I felt like having some silly fun today. It’s a Saturday, I have to go and get a rabies jab this afternoon (travel stuff), and just generally because. Earlier this week I was thinking about the very first garments that I made and as I suspect was the case for a lot of people, the first clothes I made were not actually for me. Then I started rummaging through my photo archives, and this post was born!
I started, as I imagine many people do, making outfits for my toys. Specifically Sylvanian Families. My parents gave me my first family of bears when I was three shortly after they were first launched in the UK, and this started a fifteen year love affair with tiny bucolic animals. Even after (I thought) I was too grown up to play with the houses and furniture, I still used to sew things for them. Today my collection of some 150 plus figures is carefully stored in a box at the top of my wardrobe, one family per sandwich bag. As with all collections I don’t really know why I’m keeping them – they are too precious to pass on to my own children, who can have their own if they are so inclined – but these tiny bears were the defining obsession of my childhood and it would be too awful to part with them.
My clothes started with evening frocks for the mothers, which were very simple: a rectangle of something pretty for the skirt, gathered to the waist with straps made of ribbon and a press stud or a hook-and-eye to fasten. I also went through a phase of cutting up my old t-shirts and using the stretchy knit to make a few body-con numbers. Step aside Alaia, I’ve got this.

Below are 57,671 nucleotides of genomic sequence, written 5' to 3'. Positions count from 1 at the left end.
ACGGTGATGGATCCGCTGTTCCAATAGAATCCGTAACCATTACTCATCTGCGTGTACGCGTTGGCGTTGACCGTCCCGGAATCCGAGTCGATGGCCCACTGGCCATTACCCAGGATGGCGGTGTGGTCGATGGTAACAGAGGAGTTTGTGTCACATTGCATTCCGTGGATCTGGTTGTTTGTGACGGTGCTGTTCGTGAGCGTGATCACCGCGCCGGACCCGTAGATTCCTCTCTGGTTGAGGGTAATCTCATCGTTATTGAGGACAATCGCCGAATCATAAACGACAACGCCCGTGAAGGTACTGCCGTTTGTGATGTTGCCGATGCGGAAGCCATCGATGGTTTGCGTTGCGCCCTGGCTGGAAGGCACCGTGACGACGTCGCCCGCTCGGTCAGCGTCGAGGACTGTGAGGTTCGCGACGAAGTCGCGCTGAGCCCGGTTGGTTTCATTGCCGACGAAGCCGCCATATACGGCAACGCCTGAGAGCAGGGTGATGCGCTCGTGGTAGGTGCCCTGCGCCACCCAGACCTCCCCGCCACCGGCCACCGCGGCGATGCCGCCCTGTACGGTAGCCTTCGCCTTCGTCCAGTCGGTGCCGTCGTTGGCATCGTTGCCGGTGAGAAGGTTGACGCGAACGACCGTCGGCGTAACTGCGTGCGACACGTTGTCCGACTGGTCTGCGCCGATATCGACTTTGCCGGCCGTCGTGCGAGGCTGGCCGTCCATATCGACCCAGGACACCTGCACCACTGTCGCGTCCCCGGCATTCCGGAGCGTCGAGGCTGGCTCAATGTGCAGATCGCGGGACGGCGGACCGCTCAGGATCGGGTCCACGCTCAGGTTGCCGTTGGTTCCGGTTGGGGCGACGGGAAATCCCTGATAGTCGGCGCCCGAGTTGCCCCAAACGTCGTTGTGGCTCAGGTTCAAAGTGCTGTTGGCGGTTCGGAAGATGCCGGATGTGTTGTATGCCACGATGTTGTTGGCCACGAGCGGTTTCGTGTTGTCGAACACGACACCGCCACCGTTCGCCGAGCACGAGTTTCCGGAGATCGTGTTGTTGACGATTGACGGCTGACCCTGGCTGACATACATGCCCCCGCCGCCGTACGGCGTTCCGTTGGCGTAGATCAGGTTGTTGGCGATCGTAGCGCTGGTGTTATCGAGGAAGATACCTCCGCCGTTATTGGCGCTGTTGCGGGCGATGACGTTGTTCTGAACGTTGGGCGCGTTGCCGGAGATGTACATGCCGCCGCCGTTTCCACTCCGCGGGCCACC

These sexy outfits were accessorised with matching stoles and home-made necklaces, using scavenged beads and scraps of elastic. Later on I started to experiment with layering silk organza, bought in remnant bags from the local fabric shop, over a sturdy felt base. In reality this dress, and indeed the one shoulder pink number as well, would probably cause some serious flashing problems for its wearer, but at the time I thought those designs were so glam.
Periodically the Sylvanian Families Club (I told you I was obsessed) would publish dressmaking patterns, and I have hoarded these religiously. In fact I should really copy them onto card before the tracing paper disintegrates completely. Through these patterns I learned how trousers are constructed, how to get even gathers in a skirt, and how to make a dress bodice that fits over large rabbit ears. These were some of the last outfits that I made, but they are some of the most sophisticated.
Grandma bear arrived in a job lot of figures that I bought from eBay, and the poor dear didn’t have a stitch to wear. So I rustled up a lovely liberty print frock for her, along with a lacy shawl and even a pair of specs, made using a paper clip and some ribbon. That was always the fun part of working in miniature; even the tiniest scraps could be made into something wonderful!